I’ve talked before about my inability to write a mystery story, something a number of you empathized with. I’ve always thought it was odd I couldn’t write one since I’ve read them all my life.
Well, I think I’ve had a breakthrough! The other day I realized most of the mystery stories I’ve read in the last few years were written before I was born. Perhaps one reason I’ve had such trouble writing a contemporary mystery story is that I’m out of step with todays readers. So I took my own advice (see: How To Tailor A Story To Readers), chose a category, and read a few contemporary mysteries—cosys.
I chose the cosy because it seemed to be a successor to the locked room mystery (that doesn’t seem to be the case, btw) and chose 4 authors from the top 10. I bought one book from each author, downloaded them and read them.
The two books I plucked from the top 10 still have a rank of less than 1,000. The other two I read were the first books in a series and not currently in the top ten—though the last book in the author’s series was. That said, all books had a rank less than 5134
To give you an idea what that means, according to the Kindle Best Seller Calculator a book with a rank of 5133 sells about 32 books a day. Not bad! Sure, if the author is charging a dollar for the book they’re only receiving about 30 cents in royalties but that’s still $9.60 per day or $288 per month. That’s a bill payment.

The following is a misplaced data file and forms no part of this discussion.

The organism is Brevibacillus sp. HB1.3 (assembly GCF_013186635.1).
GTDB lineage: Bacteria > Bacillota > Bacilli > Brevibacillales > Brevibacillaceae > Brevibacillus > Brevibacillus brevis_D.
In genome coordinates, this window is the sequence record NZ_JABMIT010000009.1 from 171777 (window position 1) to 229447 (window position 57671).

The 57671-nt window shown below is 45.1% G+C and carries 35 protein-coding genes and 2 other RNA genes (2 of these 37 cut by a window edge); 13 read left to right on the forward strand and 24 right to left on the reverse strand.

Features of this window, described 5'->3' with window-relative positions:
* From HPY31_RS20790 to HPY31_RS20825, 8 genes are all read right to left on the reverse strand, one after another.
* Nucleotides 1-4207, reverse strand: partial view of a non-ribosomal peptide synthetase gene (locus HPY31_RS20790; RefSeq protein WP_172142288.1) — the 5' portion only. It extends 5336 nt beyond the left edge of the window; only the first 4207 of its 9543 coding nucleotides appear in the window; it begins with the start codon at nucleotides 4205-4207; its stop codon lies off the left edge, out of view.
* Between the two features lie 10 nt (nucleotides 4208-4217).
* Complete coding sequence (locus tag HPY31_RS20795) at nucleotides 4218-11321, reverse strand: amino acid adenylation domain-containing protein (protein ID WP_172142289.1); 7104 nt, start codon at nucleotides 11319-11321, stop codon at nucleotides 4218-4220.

My point is that the book that is currently selling the _least_ well of the four I read is still selling well enough to, literally, help pay the bills. So let’s take a look at the characteristics of a modern cosy.
I’m not going to talk much about these four books today. Instead I’m going to go over what a cosy is generally. In an upcoming post I’ll zero in on the books I read, focusing on their specific structure and content.
Today, let’s look at the characteristics of the sleuth.
The Sleuth Is An Amateur
The sleuth is, generally speaking, not a professional investigator. She may be, for example, a party coordinator, a mystery writer, a bookstore owner, a caterer, a librarian, but she’s generally not a police detective, coroner, medical examiner, private detective or even newspaper reporter.
The Sleuth Has A Connection To The Police
Because the sleuth is an amateur it comes in handy for her to have a connection to a professional like a police detective. Perhaps the sleuth’s boyfriend is a police detective, or one of her in-laws is a detective. If it’s a small town and your sleuth runs the local bakery then you could always just have the detective come in for a coffee and sweet pastry every morning.
The Sleuth Is Likable
The sleuth is usually unambiguously good. They are no antiheroes in a cosy mystery! And as soon as I wrote that I thought of Sherlock. Not that Sherlock is a cosy, it’s not! But still. It’s a quintessential British mystery. I would argue that even though Sherlock defines himself as a high-functioning sociopath that he is both good and (for the reader at least!) likable. Why? Because he has various good-guy qualities. For instance, he is loyal; he stands by those who stand by him. And he is good in the sense that he does not repay those who do him good deeds with evil—at least not intentionally! Anyway, moving on ... ;)
The Sleuth Investigates
What does the sleuth investigate? Three things: the crime scene, the suspects and the clues.
Although the murder itself is often done offstage, the sleuth should investigate the scene of the crime. Generally this means going there and taking a look. Since she’s not a professional and, really, has no legitimate reason to be there, this can take a bit of creativity. Which may be why the sleuth often finds the body! Problem solved.